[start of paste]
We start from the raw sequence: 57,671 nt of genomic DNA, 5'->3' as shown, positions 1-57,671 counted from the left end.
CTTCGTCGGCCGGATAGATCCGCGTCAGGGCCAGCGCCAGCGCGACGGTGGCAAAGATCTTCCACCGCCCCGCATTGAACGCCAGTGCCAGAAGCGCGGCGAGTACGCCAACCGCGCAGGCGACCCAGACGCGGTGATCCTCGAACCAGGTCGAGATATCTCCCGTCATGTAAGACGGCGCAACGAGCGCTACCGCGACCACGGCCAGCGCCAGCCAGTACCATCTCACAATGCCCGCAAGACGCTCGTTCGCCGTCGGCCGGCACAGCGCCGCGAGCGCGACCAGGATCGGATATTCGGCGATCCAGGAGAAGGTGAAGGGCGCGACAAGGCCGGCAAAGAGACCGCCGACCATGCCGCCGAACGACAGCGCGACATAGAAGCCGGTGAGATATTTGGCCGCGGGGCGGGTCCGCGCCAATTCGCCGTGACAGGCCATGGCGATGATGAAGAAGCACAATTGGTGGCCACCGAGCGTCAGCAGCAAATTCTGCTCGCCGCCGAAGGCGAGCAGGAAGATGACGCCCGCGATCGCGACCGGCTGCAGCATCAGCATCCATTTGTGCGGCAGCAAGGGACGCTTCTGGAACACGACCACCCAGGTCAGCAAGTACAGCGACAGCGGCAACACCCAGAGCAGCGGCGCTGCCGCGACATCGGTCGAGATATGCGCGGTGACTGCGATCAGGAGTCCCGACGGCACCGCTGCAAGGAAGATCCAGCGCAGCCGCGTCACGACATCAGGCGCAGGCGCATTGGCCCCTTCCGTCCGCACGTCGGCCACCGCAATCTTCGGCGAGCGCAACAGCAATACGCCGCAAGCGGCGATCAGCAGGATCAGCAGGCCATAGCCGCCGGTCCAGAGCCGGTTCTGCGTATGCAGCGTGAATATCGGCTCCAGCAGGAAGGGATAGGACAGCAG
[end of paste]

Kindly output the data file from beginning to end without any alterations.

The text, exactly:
We start from the raw sequence: 57,671 nt of genomic DNA, 5'->3' as shown, positions 1-57,671 counted from the left end.
CTTCGTCGGCCGGATAGATCCGCGTCAGGGCCAGCGCCAGCGCGACGGTGGCAAAGATCTTCCACCGCCCCGCATTGAACGCCAGTGCCAGAAGCGCGGCGAGTACGCCAACCGCGCAGGCGACCCAGACGCGGTGATCCTCGAACCAGGTCGAGATATCTCCCGTCATGTAAGACGGCGCAACGAGCGCTACCGCGACCACGGCCAGCGCCAGCCAGTACCATCTCACAATGCCCGCAAGACGCTCGTTCGCCGTCGGCCGGCACAGCGCCGCGAGCGCGACCAGGATCGGATATTCGGCGATCCAGGAGAAGGTGAAGGGCGCGACAAGGCCGGCAAAGAGACCGCCGACCATGCCGCCGAACGACAGCGCGACATAGAAGCCGGTGAGATATTTGGCCGCGGGGCGGGTCCGCGCCAATTCGCCGTGACAGGCCATGGCGATGATGAAGAAGCACAATTGGTGGCCACCGAGCGTCAGCAGCAAATTCTGCTCGCCGCCGAAGGCGAGCAGGAAGATGACGCCCGCGATCGCGACCGGCTGCAGCATCAGCATCCATTTGTGCGGCAGCAAGGGACGCTTCTGGAACACGACCACCCAGGTCAGCAAGTACAGCGACAGCGGCAACACCCAGAGCAGCGGCGCTGCCGCGACATCGGTCGAGATATGCGCGGTGACTGCGATCAGGAGTCCCGACGGCACCGCTGCAAGGAAGATCCAGCGCAGCCGCGTCACGACATCAGGCGCAGGCGCATTGGCCCCTTCCGTCCGCACGTCGGCCACCGCAATCTTCGGCGAGCGCAACAGCAATACGCCGCAAGCGGCGATCAGCAGGATCAGCAGGCCATAGCCGCCGGTCCAGAGCCGGTTCTGCGTATGCAGCGTGAATATCGGCTCCAGCAGGAAGGGATAGGACAGCAG